Timing of Gelding
Q. Is there any loss of body size or development from early gelding? One of our local veterinarians will not geld before the horse is at least a year old. I have a 7-year-old who was gelded prior to weaning and is the same size as his fully grown genetic siblings. I thought that early gelding was proven to be no problem and that waiting for them to mature is an old wives’ tale. Any research on this topic?
Phyllis, via e-mail
A. The age at which a stallion is castrated depends on many factors, but managerial convenience usually is the determining factor. Most stallions are castrated shortly after they reach puberty, when the owner finds masculine behavior of the stallion to be intolerable. The effect that castration and its timing have on behavior, physical appearance, and the incidence of various diseases has been studied extensively in cats and dogs, but the same is not true of horses.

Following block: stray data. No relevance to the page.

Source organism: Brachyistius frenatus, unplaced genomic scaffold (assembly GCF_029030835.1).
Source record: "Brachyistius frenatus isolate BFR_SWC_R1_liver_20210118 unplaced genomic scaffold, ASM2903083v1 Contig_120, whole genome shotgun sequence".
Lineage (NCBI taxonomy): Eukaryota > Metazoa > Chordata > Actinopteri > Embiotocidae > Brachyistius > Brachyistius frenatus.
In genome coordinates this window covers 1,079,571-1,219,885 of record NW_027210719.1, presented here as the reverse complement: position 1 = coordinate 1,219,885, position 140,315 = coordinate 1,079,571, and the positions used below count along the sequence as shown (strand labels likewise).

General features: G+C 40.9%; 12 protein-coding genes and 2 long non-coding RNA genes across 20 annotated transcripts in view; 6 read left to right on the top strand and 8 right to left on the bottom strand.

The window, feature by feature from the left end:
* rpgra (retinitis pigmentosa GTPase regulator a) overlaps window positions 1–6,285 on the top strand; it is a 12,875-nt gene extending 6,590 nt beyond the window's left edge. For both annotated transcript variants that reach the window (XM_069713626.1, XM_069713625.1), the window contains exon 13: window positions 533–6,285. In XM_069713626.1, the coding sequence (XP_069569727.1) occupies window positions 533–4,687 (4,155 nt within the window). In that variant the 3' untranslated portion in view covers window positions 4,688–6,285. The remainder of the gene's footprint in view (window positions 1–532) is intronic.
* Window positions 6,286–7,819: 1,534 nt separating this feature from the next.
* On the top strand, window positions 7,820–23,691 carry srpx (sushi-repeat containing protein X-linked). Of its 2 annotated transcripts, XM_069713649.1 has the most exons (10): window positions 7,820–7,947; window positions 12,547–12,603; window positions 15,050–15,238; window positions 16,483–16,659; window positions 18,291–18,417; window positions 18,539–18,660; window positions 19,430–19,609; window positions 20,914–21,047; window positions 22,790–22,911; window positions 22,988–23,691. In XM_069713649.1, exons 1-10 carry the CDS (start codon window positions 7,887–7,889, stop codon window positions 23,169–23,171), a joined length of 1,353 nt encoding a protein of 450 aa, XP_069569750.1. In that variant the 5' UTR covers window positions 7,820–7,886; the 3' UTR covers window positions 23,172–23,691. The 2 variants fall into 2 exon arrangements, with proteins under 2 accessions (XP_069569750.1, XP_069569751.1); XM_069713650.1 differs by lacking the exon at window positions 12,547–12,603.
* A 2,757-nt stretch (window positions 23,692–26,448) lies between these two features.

Although I am not aware of any studies examining the effect of castrating stallions before or after puberty on growth and development, studies performed on cattle and goats have shown that early castration prolongs growth because castration delays closure of the long bone growth plates. The same may be true for stallions castrated before puberty or at least before the long bone growth plates have closed. The age at which colts reach puberty varies considerably between and within breeds. One study found that the mean age at which American Quarter Horse colts reached puberty was about 68.68 ± 12.7 weeks and ranged between 55 and 101 weeks (Cornwell et al., 1973). The growth plates of the long bones that have the most influence on the horse’s growth close at various times, and these times probably vary among breeds. In another study, growth from the distal (bottom) end of the cannon bones and pasterns of Thoroughbred-Quarter Horse crosses ceased when the horses were 10 weeks old, but growth from the distal end of the radius (forearm bone) was continuous, though declining, until the horses were about 60 weeks old (Fretz et al., 1984). Castrating a horse before growth from the distal aspect of the radius or tibia (the long bone above the hock) begins to slow is likely to increase his height, but whether this increase is likely to be substantial is
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